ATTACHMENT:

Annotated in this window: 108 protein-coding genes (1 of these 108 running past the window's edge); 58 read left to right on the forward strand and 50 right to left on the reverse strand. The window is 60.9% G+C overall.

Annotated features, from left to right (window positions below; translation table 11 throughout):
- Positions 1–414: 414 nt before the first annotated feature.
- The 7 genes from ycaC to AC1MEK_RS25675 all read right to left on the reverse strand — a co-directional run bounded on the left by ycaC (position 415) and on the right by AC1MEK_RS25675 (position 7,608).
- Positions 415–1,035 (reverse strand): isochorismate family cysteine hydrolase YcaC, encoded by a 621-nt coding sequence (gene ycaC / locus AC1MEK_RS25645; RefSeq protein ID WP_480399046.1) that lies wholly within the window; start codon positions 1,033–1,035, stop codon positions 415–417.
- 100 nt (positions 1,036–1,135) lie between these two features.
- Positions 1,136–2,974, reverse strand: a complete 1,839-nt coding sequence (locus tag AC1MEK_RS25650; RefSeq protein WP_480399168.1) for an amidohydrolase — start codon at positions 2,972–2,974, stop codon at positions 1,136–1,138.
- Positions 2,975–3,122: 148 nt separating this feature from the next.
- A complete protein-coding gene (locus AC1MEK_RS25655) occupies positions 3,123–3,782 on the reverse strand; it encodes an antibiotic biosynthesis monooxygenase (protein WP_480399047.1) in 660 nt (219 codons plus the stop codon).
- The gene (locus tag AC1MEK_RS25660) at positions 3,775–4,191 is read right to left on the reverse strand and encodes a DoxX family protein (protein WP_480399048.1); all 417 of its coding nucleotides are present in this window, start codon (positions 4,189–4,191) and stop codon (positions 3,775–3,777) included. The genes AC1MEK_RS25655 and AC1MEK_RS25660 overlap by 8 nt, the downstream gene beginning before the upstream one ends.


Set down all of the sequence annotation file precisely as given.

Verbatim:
Annotated in this window: 108 protein-coding genes (1 of these 108 running past the window's edge); 58 read left to right on the forward strand and 50 right to left on the reverse strand. The window is 60.9% G+C overall.

Annotated features, from left to right (window positions below; translation table 11 throughout):
- Positions 1–414: 414 nt before the first annotated feature.
- The 7 genes from ycaC to AC1MEK_RS25675 all read right to left on the reverse strand — a co-directional run bounded on the left by ycaC (position 415) and on the right by AC1MEK_RS25675 (position 7,608).
- Positions 415–1,035 (reverse strand): isochorismate family cysteine hydrolase YcaC, encoded by a 621-nt coding sequence (gene ycaC / locus AC1MEK_RS25645; RefSeq protein ID WP_480399046.1) that lies wholly within the window; start codon positions 1,033–1,035, stop codon positions 415–417.
- 100 nt (positions 1,036–1,135) lie between these two features.
- Positions 1,136–2,974, reverse strand: a complete 1,839-nt coding sequence (locus tag AC1MEK_RS25650; RefSeq protein WP_480399168.1) for an amidohydrolase — start codon at positions 2,972–2,974, stop codon at positions 1,136–1,138.
- Positions 2,975–3,122: 148 nt separating this feature from the next.
- A complete protein-coding gene (locus AC1MEK_RS25655) occupies positions 3,123–3,782 on the reverse strand; it encodes an antibiotic biosynthesis monooxygenase (protein WP_480399047.1) in 660 nt (219 codons plus the stop codon).
- The gene (locus tag AC1MEK_RS25660) at positions 3,775–4,191 is read right to left on the reverse strand and encodes a DoxX family protein (protein WP_480399048.1); all 417 of its coding nucleotides are present in this window, start codon (positions 4,189–4,191) and stop codon (positions 3,775–3,777) included. The genes AC1MEK_RS25655 and AC1MEK_RS25660 overlap by 8 nt, the downstream gene beginning before the upstream one ends.